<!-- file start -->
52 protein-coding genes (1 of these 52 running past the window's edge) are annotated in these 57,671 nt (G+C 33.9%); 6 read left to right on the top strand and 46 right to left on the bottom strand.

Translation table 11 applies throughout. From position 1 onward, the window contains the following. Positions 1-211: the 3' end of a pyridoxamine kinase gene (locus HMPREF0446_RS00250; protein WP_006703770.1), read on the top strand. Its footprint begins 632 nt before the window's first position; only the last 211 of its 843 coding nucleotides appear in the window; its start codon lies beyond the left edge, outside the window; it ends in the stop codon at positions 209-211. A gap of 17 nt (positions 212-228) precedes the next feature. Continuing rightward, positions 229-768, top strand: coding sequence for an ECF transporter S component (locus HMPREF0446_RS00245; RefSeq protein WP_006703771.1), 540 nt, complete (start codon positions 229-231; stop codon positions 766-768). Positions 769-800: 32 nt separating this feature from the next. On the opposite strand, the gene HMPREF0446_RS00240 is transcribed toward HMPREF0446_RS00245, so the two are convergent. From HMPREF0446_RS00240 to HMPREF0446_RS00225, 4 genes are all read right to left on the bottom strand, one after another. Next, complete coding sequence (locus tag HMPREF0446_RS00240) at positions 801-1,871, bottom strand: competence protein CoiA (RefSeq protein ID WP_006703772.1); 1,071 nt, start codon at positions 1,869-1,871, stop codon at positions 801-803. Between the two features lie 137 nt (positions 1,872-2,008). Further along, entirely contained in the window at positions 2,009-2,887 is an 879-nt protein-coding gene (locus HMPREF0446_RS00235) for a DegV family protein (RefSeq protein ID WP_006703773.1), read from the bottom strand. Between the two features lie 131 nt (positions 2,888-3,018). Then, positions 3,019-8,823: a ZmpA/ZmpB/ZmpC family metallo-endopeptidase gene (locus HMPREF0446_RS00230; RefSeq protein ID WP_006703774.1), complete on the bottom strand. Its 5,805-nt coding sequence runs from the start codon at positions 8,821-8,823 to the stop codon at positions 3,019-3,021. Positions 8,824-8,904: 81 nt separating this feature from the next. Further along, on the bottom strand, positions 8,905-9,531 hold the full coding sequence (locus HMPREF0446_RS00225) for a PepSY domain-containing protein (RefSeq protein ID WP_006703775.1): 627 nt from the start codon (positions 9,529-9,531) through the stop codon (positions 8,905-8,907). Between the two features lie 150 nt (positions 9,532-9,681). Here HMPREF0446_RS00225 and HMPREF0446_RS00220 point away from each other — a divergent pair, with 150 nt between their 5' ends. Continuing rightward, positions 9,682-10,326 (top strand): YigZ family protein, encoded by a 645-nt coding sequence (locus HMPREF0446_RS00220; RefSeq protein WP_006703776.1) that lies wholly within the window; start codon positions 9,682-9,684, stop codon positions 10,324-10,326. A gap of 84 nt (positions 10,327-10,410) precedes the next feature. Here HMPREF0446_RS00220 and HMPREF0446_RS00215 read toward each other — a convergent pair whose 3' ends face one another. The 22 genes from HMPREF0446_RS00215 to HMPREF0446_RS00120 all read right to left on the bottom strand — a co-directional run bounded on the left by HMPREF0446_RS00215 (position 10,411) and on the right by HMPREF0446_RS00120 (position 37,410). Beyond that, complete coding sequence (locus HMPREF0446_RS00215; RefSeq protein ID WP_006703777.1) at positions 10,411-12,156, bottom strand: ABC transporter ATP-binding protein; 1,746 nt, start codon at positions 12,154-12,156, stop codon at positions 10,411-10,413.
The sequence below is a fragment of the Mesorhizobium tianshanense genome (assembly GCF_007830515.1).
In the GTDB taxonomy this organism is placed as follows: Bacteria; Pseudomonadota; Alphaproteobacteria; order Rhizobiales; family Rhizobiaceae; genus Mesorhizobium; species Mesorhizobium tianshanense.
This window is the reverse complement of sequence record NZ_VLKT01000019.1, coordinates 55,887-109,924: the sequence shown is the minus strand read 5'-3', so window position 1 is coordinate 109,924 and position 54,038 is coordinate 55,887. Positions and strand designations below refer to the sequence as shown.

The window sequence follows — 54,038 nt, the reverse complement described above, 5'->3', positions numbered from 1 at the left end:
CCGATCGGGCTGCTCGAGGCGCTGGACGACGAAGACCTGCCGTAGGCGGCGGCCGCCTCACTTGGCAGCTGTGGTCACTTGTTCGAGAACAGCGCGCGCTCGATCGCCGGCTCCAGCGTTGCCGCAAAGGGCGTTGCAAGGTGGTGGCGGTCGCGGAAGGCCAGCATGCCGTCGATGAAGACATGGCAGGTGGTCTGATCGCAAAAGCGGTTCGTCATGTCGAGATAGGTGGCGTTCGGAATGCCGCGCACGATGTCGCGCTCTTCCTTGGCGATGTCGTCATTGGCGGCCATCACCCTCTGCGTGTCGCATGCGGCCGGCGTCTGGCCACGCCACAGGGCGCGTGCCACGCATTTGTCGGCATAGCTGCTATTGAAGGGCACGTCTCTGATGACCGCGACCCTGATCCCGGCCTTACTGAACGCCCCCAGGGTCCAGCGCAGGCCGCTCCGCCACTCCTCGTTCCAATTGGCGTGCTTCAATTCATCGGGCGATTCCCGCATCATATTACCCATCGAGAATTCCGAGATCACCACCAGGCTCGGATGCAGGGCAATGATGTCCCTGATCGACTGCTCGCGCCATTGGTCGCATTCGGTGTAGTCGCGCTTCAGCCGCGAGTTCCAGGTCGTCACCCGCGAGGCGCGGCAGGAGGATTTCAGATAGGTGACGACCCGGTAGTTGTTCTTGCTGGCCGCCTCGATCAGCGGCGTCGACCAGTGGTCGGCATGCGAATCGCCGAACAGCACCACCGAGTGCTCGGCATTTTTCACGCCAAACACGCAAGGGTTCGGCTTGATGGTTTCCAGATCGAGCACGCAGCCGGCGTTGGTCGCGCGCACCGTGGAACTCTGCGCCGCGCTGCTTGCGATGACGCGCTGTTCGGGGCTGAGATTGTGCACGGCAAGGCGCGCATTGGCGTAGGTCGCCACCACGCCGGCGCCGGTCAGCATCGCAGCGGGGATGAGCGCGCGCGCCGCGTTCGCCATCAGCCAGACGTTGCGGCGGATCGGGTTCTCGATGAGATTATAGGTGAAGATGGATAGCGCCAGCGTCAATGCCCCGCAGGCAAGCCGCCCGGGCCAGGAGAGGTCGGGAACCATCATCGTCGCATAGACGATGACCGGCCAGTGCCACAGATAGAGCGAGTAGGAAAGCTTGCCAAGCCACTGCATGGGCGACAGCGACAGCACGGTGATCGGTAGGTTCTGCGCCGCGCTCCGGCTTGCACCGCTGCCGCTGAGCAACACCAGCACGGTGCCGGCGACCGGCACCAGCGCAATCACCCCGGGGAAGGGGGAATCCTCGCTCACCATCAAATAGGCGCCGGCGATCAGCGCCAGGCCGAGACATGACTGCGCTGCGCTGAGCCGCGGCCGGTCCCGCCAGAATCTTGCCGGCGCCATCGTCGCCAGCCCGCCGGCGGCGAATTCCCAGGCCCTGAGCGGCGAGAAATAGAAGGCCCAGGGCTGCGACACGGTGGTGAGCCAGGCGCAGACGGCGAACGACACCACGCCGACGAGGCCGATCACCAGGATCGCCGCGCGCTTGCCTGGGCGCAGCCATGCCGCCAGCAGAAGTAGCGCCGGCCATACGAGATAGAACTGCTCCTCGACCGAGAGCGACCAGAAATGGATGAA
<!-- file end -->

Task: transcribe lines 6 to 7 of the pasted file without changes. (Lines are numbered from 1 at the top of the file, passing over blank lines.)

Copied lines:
The window sequence follows — 54,038 nt, the reverse complement described above, 5'->3', positions numbered from 1 at the left end:
CCGATCGGGCTGCTCGAGGCGCTGGACGACGAAGACCTGCCGTAGGCGGCGGCCGCCTCACTTGGCAGCTGTGGTCACTTGTTCGAGAACAGCGCGCGCTCGATCGCCGGCTCCAGCGTTGCCGCAAAGGGCGTTGCAAGGTGGTGGCGGTCGCGGAAGGCCAGCATGCCGTCGATGAAGACATGGCAGGTGGTCTGATCGCAAAAGCGGTTCGTCATGTCGAGATAGGTGGCGTTCGGAATGCCGCGCACGATGTCGCGCTCTTCCTTGGCGATGTCGTCATTGGCGGCCATCACCCTCTGCGTGTCGCATGCGGCCGGCGTCTGGCCACGCCACAGGGCGCGTGCCACGCATTTGTCGGCATAGCTGCTATTGAAGGGCACGTCTCTGATGACCGCGACCCTGATCCCGGCCTTACTGAACGCCCCCAGGGTCCAGCGCAGGCCGCTCCGCCACTCCTCGTTCCAATTGGCGTGCTTCAATTCATCGGGCGATTCCCGCATCATATTACCCATCGAGAATTCCGAGATCACCACCAGGCTCGGATGCAGGGCAATGATGTCCCTGATCGACTGCTCGCGCCATTGGTCGCATTCGGTGTAGTCGCGCTTCAGCCGCGAGTTCCAGGTCGTCACCCGCGAGGCGCGGCAGGAGGATTTCAGATAGGTGACGACCCGGTAGTTGTTCTTGCTGGCCGCCTCGATCAGCGGCGTCGACCAGTGGTCGGCATGCGAATCGCCGAACAGCACCACCGAGTGCTCGGCATTTTTCACGCCAAACACGCAAGGGTTCGGCTTGATGGTTTCCAGATCGAGCACGCAGCCGGCGTTGGTCGCGCGCACCGTGGAACTCTGCGCCGCGCTGCTTGCGATGACGCGCTGTTCGGGGCTGAGATTGTGCACGGCAAGGCGCGCATTGGCGTAGGTCGCCACCACGCCGGCGCCGGTCAGCATCGCAGCGGGGATGAGCGCGCGCGCCGCGTTCGCCATCAGCCAGACGTTGCGGCGGATCGGGTTCTCGATGAGATTATAGGTGAAGATGGATAGCGCCAGCGTCAATGCCCCGCAGGCAAGCCGCCCGGGCCAGGAGAGGTCGGGAACCATCATCGTCGCATAGACGATGACCGGCCAGTGCCACAGATAGAGCGAGTAGGAAAGCTTGCCAAGCCACTGCATGGGCGACAGCGACAGCACGGTGATCGGTAGGTTCTGCGCCGCGCTCCGGCTTGCACCGCTGCCGCTGAGCAACACCAGCACGGTGCCGGCGACCGGCACCAGCGCAATCACCCCGGGGAAGGGGGAATCCTCGCTCACCATCAAATAGGCGCCGGCGATCAGCGCCAGGCCGAGACATGACTGCGCTGCGCTGAGCCGCGGCCGGTCCCGCCAGAATCTTGCCGGCGCCATCGTCGCCAGCCCGCCGGCGGCGAATTCCCAGGCCCTGAGCGGCGAGAAATAGAAGGCCCAGGGCTGCGACACGGTGGTGAGCCAGGCGCAGACGGCGAACGACACCACGCCGACGAGGCCGATCACCAGGATCGCCGCGCGCTTGCCTGGGCGCAGCCATGCCGCCAGCAGAAGTAGCGCCGGCCATACGAGATAGAACTGCTCCTCGACCGAGAGCGACCAGAAATGGATGAA